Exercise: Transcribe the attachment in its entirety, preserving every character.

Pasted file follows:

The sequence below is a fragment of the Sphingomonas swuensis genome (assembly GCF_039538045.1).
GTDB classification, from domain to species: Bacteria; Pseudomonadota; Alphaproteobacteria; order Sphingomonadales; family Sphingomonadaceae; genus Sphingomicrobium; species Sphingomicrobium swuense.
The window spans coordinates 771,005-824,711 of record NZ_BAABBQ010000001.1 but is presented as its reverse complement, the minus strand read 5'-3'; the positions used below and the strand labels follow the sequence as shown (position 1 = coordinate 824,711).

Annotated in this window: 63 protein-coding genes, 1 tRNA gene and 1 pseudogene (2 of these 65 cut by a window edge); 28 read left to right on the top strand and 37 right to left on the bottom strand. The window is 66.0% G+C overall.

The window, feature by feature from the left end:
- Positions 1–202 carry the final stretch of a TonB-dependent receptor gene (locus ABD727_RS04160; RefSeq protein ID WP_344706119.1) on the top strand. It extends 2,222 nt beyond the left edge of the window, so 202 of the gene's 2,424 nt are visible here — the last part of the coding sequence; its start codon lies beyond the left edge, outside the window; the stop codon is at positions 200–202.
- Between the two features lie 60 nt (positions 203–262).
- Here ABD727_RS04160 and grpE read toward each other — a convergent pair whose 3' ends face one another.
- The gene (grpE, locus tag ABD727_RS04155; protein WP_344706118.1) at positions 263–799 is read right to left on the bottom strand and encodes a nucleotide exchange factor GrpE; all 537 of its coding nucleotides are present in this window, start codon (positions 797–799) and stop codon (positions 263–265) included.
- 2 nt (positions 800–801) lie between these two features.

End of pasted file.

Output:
The sequence below is a fragment of the Sphingomonas swuensis genome (assembly GCF_039538045.1).
GTDB classification, from domain to species: Bacteria; Pseudomonadota; Alphaproteobacteria; order Sphingomonadales; family Sphingomonadaceae; genus Sphingomicrobium; species Sphingomicrobium swuense.
The window spans coordinates 771,005-824,711 of record NZ_BAABBQ010000001.1 but is presented as its reverse complement, the minus strand read 5'-3'; the positions used below and the strand labels follow the sequence as shown (position 1 = coordinate 824,711).

Annotated in this window: 63 protein-coding genes, 1 tRNA gene and 1 pseudogene (2 of these 65 cut by a window edge); 28 read left to right on the top strand and 37 right to left on the bottom strand. The window is 66.0% G+C overall.

The window, feature by feature from the left end:
- Positions 1–202 carry the final stretch of a TonB-dependent receptor gene (locus ABD727_RS04160; RefSeq protein ID WP_344706119.1) on the top strand. It extends 2,222 nt beyond the left edge of the window, so 202 of the gene's 2,424 nt are visible here — the last part of the coding sequence; its start codon lies beyond the left edge, outside the window; the stop codon is at positions 200–202.
- Between the two features lie 60 nt (positions 203–262).
- Here ABD727_RS04160 and grpE read toward each other — a convergent pair whose 3' ends face one another.
- The gene (grpE, locus tag ABD727_RS04155; protein WP_344706118.1) at positions 263–799 is read right to left on the bottom strand and encodes a nucleotide exchange factor GrpE; all 537 of its coding nucleotides are present in this window, start codon (positions 797–799) and stop codon (positions 263–265) included.
- 2 nt (positions 800–801) lie between these two features.